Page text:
Is it Possible to Write "Clearly and Simply"?

The task of writing clearly and simply has never been either clear or simple. In fact, it can be one of the most difficult of all writing tasks. Clear and simple writing is an art to which many aspire and few achieve. Even so, the understandability of web content depends upon clear and simple writing. Unclear or confusing writing is an accessibility barrier to all readers, but can be especially difficult for people with reading disorders or cognitive disabilities.

"My aim is to put down on paper what I see and what I feel in the best and simplest way."
--Ernest Hemingway
"Unless one is a genius, it is best to aim at being intelligible."
--Anthony Hope Hawkins

Language and cultural differences matter. To complicate matters, the "rules" of clear and simple writing in English may not apply at all in other languages, or even between cultures that speak the same language. Many English-speaking countries value directness and explicitness in written communication. Other cultures feel that this style is too blunt, and perhaps even insulting to readers.

Despite the difficulties in defining the meaning of "clear and simple" writing, the suggestions in this section may still benefit writers of web content. The suggestions serve as general guidelines for writing clear and simple English, primarily from an American English perspective. Those who write in other languages should seek resources that apply specifically to those languages.

Cognitive abilities matter. Not everyone reads at the same level or has the ability to understand text content, even when presented clearly and simply. Reading disorders, memory disorders, attention deficit disorders, and other conditions which affect the brain's cognitive processes can compromise a person's ability to benefit from text. The guidelines presented below will improve readability for many people, but not for all.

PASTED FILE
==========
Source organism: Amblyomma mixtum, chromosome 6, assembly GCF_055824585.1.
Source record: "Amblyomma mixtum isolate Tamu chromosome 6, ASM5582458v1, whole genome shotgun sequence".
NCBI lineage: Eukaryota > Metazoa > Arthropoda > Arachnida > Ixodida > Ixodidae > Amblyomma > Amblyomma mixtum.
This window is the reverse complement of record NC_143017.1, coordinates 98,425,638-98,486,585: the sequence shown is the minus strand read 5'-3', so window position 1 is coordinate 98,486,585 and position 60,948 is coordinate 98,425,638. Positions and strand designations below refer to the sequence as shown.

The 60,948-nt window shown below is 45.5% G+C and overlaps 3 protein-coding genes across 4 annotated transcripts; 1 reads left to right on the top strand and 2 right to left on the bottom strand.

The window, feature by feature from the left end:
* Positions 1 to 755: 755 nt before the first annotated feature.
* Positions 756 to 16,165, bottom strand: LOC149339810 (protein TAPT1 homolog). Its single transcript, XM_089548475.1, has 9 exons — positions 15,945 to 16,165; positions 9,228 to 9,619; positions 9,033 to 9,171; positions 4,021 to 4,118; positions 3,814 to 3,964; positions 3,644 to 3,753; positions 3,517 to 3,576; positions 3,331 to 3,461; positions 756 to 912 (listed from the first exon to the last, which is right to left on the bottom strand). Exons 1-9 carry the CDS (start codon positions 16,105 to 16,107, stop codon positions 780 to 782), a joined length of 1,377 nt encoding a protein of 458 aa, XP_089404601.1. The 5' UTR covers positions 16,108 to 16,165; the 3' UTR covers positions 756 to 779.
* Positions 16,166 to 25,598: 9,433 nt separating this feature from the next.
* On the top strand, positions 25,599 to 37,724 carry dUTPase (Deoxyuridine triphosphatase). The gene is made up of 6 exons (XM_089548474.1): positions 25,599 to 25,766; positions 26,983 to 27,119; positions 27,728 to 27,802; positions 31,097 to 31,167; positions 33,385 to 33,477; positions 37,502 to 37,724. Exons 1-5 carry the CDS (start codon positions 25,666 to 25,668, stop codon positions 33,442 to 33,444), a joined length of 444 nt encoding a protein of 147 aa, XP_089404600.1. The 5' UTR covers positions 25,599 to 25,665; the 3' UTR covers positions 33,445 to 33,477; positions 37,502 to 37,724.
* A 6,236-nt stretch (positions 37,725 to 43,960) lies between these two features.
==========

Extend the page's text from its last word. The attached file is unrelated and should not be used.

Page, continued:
General Guidelines

The guidelines presented here are not a complete list, nor do they apply to every situation, but they are a good starting point. Writers who take these guidelines seriously are more likely to write clearly and simply.

1. Organize your ideas into a logical outline--before and during the writing process

This may be the most important guideline of all. You have to think clearly about a topic in order to communicate it clearly. The organization process is ongoing, starting before any words are written and continuing throughout the entire process. There is nothing wrong with reorganizing a paper as you write it. When you think you're finished, take the opportunity to analyze it one more time to see if the organization still makes sense to you. If it does, great! If not, try again!

Here are some thoughts by accomplished writers about the need to organize ideas:

"If any man wishes to write in a clear style, let him first be clear in his thoughts."
--Johann Wolfgang von Goethe

"Writing comes more easily if you have something to say."
--Sholem Asch

2. Tell the readers what you're going to tell them; tell them; then tell them what you told them

The formula to follow is to begin with an introduction, or overview of the paper's ideas, explain the ideas in the main body of the text, then summarize or review the ideas at the end.


In a simplified format, here is a structural analysis of ideas for a paper about baldness:

Introduction (Tell them what you're going to tell them)

Not everyone appreciates baldness as they should. There are advantages to being bald.

Body (Tell them)

Main idea 1: Bald people don't have to worry about the cost of haircuts. They can cut their own hair (what remains of it) with a razor or clippers.

Main idea 2: Bald people don't have to style their hair. They only have to dry their head with a towel after showering, and are then free to move on to other more relevant activities, like reading the comics, practicing yoga, or climbing trees.

Main idea 3: Even on windy days, bald people never get hair in their eyes or mouth, at least not their own hair, which makes windy days more bearable for the vast majority of people who don't particularly like the taste of hair.